Bear facts by Thia
Most all species of bear are omnivorous. The exceptions are the polar bear, who is almost totally carnivorous, and the giant panda, who exists almost entirely on bamboo.
Bears are typically solitary, except for courting and raising their young. Most bears are active in the day, though some are active at night or at twilight. They have an excellent sense of smell, and are good runners, swimmers and climbers.
Most northern bears stay in caves or burrows for most of the winter (hibernation). During this time their metabolism and heart rate slow down. Their heart rate can drop to just 9 beats per minute. During hibernation they do not eat, drink, or defecate. Unlike most quadrupeds, bears keep most of their weight on their back paws. This enables them to stand on two legs and sit up straight relatively easily. Their tale is short and is really a vestige that serves no current purpose. Their sense of smell is highly developed, even more so than the dog’s sense of smell. It is their primary means of finding food, communicating territory and finding mates.
Myths and Stories
Many prehistoric peoples, especially the fishing and hunting tribes worshiped bears. Here are some examples:
In the Celtic tradition the Primal Mother is the Bear goddess Artio, a fierce protector. The Druids associated the Pole Star of the constellation of the Great Bear, to King Arthur (whose name means Bear). During the Winter Solstice, the darkest night, the Pole Star guides us.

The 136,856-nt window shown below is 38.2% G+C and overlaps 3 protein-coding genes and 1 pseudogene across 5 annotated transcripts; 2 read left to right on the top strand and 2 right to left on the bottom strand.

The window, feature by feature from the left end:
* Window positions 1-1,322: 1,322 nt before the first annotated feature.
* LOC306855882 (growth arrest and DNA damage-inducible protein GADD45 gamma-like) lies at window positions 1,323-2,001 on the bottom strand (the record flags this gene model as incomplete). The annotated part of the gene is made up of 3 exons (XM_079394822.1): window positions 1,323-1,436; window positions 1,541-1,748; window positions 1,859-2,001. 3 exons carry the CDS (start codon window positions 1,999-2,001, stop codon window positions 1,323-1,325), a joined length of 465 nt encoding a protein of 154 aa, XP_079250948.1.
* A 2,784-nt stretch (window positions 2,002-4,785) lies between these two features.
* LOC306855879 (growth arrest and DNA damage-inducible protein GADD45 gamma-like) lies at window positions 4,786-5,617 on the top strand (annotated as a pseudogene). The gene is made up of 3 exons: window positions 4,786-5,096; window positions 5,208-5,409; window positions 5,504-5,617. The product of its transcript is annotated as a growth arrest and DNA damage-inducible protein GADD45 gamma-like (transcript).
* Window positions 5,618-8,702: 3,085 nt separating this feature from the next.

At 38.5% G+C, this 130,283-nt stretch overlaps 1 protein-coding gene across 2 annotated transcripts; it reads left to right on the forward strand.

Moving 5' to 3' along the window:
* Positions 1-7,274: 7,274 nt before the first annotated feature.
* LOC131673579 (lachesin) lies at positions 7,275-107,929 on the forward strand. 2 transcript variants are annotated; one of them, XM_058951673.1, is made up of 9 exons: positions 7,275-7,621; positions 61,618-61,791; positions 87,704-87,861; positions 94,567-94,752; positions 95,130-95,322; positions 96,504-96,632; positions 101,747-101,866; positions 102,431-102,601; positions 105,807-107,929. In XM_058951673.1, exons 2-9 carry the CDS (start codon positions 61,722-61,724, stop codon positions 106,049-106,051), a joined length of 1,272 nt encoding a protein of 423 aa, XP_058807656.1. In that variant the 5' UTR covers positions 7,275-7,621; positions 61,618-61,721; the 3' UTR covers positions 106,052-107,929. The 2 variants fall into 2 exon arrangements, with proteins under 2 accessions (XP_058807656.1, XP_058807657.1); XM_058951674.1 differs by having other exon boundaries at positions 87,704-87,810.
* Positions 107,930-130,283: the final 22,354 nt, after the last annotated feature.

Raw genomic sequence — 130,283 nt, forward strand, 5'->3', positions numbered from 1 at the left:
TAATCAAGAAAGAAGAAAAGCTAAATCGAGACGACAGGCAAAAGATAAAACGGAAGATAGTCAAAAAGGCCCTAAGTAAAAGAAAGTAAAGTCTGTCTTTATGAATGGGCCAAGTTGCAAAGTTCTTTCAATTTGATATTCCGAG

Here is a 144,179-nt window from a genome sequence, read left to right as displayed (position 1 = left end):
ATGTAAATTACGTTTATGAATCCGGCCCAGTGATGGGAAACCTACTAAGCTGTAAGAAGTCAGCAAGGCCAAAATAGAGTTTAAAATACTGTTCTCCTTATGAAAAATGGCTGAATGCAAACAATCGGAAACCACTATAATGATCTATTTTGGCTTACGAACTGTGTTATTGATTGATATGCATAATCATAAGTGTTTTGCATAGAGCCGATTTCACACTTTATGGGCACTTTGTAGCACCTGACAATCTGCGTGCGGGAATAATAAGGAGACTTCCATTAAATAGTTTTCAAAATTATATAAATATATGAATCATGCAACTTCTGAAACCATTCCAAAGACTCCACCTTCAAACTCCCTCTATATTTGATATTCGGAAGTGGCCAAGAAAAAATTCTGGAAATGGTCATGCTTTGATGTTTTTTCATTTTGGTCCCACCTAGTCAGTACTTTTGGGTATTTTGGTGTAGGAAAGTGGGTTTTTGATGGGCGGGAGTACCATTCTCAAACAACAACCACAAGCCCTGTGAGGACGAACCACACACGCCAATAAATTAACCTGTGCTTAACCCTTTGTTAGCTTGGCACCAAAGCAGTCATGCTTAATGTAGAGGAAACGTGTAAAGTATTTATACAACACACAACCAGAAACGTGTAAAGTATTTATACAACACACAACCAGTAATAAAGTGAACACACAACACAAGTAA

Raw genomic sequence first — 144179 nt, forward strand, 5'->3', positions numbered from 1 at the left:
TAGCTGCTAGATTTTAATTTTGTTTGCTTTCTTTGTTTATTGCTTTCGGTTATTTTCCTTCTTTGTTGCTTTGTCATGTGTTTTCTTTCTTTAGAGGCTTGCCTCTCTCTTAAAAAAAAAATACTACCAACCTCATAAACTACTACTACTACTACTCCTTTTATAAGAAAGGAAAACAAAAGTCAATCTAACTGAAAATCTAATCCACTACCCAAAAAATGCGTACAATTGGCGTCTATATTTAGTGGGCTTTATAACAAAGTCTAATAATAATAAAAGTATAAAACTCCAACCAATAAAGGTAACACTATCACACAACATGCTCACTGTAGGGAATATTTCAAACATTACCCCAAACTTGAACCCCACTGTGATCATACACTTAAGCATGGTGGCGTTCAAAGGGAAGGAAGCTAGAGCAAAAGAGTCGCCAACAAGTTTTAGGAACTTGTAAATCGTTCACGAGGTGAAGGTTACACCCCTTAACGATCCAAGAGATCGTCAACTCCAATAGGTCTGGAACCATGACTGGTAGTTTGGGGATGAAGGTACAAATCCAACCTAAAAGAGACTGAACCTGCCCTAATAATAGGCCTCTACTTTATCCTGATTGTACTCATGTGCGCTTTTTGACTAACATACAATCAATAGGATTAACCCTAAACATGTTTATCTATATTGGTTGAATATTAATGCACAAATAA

Bear has been a figure in the forefront of many Native American cultures. Beliefs state that the power of the Great Spirit lives through the bear, therefore making them highly sought after guides due to their fearless medicine.
There is a constellation to be named after Bear, Ursus Major, The Great Bear.
Bears have many correspondences. I like to think that they have many qualities that can assist us, depending on what we need. Here are some of the most common:
• Strength and confidence • Standing against adversity; leadership • Healing or using healing abilities to help self or others • The importance of solitude, quiet time, rest • Taking time for introspection and intuition • Strong grounding forces
One of the interesting things about Bear is that it can be associated with male and female qualities, and since it can be active in the day or night, it is associated with the Sun (God) and the Moon (Goddess). The female aspects of Bear have to do with caves and intuition. The male aspects emphasize strength and courage. We can associate the emergence of Spring and new beginnings with coming out the Winter hibernation period. After a time of rest, it is time to reawaken.
Key Words: Confidence, leadership, strength, introspection
Written by Thia